Intersection of Art and Text On View Across Campus

The fall semester features two exhibitions opening in separate venues across campus that explore the theme of books as art, the art and craft of fine binding, and the intersection of art and text—Reading Pictures: Text and Image in Contemporary Art and The Book as Art: Beautiful Books. The Vanderbilt University Fine Arts Gallery and the Jean and Alexander Heard Libraries invite the University community and general public to attend the joint opening reception on Thursday, September 8, from 5 to 7 p.m. in the atrium of Cohen Memorial Hall on the Peabody campus.

Reading Pictures: Text and Image in Contemporary Art
Reading Pictures, which opens August 25, examines the intersection of text and image in contemporary art through more than fifty examples drawn from the Fine Arts Gallery’s collections. While some works are associated with the modern tradition of concrete poetry, many use text as a means to linguistically “illustrate” accompanying images, or vice versa. Still others employ text either alone or in conjunction with images to trigger associations, thoughts, and memories within the viewer. Featured artists, some in collaboration with writers or in response to existing text, include Robert Barry, Harmen Brethouwer, John Cage with Calvin Sumsion, Enrique Chagoya, Thomas A. Clark, Thomas Joshua Cooper, Richard Devereux, Lesley Dill with Emily Dickinson, Jim Dine with Frank O’Hara, Chris Drury, Ian Hamilton Finlay with Janet Boulton and Cornelia Wieg, Hamish Fulton, Douglas Gordon, Barbara Kruger, Les Levine, Sol Lewitt with Paul Celan, Thomas Locher, Richard Long, Jill Mathis, Deborah Muirhead, Michael Peel, Alyson Shotz, Jack Werner Stauffacher with Albert Camus, Antoni Tàpies, Kees Verbeek, Hans Waanders, and Lawrence Weiner.
Reading Pictures is organized by the Vanderbilt University Fine Arts Gallery and curated by Joseph S. Mella, director, and student research assistant, Ellington Griffin (B.A., Vanderbilt 2011). The exhibition is on view in the gallery from August 25 through September 30 in Cohen Memorial Hall, 1220 21st Avenue South, on the Peabody campus, Gallery hours are Monday- Friday, 12-4 p.m.; Thursday, 12-8 p.m.; and weekends, 1-5 p.m. The gallery is closed during academic breaks. For more information, visit http://www.vanderbilt.edu/gallery or call 615.343.1704.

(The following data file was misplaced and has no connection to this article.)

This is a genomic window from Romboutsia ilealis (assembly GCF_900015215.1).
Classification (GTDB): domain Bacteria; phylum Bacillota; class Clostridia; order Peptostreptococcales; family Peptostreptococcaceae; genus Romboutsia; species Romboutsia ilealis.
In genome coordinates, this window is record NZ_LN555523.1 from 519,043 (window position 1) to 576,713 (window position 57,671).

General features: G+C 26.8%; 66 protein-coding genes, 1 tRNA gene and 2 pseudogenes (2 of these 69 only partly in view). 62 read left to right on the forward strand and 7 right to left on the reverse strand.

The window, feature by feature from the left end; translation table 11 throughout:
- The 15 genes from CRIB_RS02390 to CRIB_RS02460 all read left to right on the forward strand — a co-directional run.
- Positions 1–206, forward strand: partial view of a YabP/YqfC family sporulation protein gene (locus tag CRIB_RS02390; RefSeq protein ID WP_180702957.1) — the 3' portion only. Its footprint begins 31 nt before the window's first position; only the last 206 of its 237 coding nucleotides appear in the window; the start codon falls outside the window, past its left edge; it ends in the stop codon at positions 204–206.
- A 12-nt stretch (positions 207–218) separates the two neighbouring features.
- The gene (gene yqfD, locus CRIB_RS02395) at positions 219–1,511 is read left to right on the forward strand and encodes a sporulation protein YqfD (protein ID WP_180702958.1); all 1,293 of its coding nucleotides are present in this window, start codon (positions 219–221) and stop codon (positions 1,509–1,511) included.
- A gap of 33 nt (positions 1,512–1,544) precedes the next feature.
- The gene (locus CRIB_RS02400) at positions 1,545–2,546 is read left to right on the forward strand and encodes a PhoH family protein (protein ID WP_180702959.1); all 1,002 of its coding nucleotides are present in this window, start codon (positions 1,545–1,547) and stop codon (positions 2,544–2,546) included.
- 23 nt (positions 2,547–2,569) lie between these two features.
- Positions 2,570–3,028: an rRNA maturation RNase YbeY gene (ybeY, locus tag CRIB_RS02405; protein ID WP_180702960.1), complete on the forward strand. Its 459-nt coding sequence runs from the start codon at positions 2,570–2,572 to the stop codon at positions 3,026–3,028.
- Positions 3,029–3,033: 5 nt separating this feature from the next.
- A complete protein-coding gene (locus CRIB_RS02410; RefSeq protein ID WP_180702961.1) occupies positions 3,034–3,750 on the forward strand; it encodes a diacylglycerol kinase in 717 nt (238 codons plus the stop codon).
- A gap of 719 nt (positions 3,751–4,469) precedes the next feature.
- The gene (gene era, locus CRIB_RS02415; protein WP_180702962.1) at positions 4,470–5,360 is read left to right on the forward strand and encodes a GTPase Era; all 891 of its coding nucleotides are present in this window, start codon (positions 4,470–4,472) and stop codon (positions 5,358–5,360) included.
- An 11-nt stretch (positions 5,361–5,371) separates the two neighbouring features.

The Book as Art: Beautiful Books
“”A beautiful book is a portable work of art — matchless and magical.” Prior to the advent of the printing press, bookmaking was a laborious process, requiring endless hours of the scribes’ precise handiwork and the artistic skills of the illuminator and the binder. Such books were valued for their form and artistry along with their function and role in a given culture or historical period, as evidenced by examples that remain today. These stunning volumes bear the marks of their makers unlike today’s mass-produced paperback.
Reading Pictures is presented in conjunction with The Book as Art: Beautiful Books, organized by the Jean and Alexander Heard Libraries and on display from September 8, 2011, through August 12, 2012, in the Heard Libraries Gallery and Special Collections at 419 21st Avenue South. Satellite presentations for this exhibition, also opening on September 8, are The Book as Art: Sacred Texts in the Divinity Library; The Book as Art: Children’s Literature in the Peabody Library; and The Book as Art: Musical Notation in the Martha Rivers Ingram Center for Performing Arts.
Gathered from the Heard Library’s collection of more than 3.5 million volumes, The Book as Art offers an extraordinary display of fine books across nine centuries of bookmaking — from the illuminated manuscripts penned and illustrated by anonymous scribes to today’s internationally acclaimed artists’ books. Viewers will experience the richness of visual form in a thirteenth-century Latin manuscript on vellum illustrated with gold leaf and brilliant colors, tooled bindings encrusted with jewels, and covers inset with ivory miniatures, as well as contemporary artists’ books that surpass traditional book form. Drawn from internationally prominent presses, these unconventional volumes demonstrate the attention to text, image, paper, typography and binding that ultimately characterize what are described as “beautiful books.”

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